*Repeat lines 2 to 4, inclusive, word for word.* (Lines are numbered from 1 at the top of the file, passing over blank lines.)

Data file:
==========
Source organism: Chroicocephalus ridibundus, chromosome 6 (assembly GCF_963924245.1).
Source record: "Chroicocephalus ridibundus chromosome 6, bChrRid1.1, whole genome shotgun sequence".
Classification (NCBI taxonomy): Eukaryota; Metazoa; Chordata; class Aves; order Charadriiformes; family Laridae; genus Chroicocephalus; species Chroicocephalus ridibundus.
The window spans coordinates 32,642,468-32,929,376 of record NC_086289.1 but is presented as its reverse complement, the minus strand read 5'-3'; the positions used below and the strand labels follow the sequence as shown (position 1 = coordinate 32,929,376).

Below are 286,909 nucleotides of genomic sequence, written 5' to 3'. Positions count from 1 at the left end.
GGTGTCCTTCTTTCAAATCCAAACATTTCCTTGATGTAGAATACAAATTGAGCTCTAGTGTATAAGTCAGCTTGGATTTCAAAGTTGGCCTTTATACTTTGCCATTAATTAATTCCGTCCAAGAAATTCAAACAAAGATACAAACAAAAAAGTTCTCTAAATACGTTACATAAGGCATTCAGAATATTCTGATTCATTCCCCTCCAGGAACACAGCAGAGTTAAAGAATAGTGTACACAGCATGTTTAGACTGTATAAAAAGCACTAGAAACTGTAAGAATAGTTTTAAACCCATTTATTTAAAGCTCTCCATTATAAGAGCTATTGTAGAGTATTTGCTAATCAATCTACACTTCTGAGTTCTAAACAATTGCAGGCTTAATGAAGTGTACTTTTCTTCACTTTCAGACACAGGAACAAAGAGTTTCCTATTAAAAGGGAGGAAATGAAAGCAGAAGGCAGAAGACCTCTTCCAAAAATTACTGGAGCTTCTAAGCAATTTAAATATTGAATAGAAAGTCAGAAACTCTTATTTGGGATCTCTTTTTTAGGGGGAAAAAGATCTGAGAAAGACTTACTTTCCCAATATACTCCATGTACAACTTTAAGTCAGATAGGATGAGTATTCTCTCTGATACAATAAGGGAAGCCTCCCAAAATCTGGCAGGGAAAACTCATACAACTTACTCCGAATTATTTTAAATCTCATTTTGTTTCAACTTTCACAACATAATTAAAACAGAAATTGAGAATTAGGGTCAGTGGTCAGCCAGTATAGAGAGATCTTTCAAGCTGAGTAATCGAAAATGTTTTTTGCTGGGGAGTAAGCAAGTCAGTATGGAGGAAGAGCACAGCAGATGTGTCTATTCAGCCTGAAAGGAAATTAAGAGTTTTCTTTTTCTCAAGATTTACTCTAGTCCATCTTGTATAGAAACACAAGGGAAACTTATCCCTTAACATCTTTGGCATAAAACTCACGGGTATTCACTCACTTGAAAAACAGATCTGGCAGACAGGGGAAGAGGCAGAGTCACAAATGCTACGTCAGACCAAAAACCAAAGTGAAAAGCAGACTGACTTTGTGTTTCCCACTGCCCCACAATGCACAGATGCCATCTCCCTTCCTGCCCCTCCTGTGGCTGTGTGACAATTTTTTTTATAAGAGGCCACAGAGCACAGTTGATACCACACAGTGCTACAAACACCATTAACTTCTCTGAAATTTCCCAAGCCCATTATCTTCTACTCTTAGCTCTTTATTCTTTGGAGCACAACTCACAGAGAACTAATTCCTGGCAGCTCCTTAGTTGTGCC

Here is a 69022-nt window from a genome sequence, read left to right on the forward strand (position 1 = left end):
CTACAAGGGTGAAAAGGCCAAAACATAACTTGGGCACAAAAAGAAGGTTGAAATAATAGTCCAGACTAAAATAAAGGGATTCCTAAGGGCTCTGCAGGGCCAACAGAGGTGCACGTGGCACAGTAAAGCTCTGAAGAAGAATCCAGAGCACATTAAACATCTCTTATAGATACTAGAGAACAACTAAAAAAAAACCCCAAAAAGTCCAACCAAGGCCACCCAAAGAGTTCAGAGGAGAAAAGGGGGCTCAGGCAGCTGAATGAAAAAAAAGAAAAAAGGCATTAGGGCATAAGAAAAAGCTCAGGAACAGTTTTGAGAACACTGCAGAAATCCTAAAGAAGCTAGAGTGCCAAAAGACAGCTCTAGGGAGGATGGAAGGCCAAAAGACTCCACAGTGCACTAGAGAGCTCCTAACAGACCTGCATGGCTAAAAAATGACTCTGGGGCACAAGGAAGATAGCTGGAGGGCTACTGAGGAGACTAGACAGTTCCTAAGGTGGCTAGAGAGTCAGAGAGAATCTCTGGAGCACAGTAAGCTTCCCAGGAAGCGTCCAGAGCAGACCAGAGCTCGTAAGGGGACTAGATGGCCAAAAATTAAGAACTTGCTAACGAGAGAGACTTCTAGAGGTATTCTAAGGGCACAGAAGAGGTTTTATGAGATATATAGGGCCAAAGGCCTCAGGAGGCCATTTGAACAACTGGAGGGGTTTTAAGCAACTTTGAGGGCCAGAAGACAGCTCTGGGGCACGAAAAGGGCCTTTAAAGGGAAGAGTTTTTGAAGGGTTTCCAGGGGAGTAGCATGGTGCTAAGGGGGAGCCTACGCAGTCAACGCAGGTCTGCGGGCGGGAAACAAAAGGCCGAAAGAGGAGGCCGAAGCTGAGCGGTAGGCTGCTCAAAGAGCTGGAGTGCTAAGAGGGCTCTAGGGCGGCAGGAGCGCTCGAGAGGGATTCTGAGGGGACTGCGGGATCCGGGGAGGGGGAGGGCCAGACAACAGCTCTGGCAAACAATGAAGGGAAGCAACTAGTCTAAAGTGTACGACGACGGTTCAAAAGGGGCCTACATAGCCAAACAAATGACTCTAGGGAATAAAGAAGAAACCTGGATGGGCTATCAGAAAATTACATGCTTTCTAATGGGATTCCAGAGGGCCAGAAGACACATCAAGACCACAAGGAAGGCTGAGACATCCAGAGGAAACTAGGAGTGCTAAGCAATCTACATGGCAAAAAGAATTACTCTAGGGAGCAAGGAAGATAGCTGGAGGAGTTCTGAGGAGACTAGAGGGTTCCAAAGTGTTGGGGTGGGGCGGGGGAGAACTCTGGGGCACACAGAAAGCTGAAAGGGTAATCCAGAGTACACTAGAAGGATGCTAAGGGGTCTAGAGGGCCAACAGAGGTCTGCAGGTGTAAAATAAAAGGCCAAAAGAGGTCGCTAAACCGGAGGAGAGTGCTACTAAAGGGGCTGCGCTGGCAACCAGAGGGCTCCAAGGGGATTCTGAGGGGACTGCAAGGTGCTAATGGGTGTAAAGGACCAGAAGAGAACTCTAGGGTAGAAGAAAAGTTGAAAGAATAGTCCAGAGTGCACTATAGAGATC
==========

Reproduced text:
Source record: "Chroicocephalus ridibundus chromosome 6, bChrRid1.1, whole genome shotgun sequence".
Classification (NCBI taxonomy): Eukaryota; Metazoa; Chordata; class Aves; order Charadriiformes; family Laridae; genus Chroicocephalus; species Chroicocephalus ridibundus.
The window spans coordinates 32,642,468-32,929,376 of record NC_086289.1 but is presented as its reverse complement, the minus strand read 5'-3'; the positions used below and the strand labels follow the sequence as shown (position 1 = coordinate 32,929,376).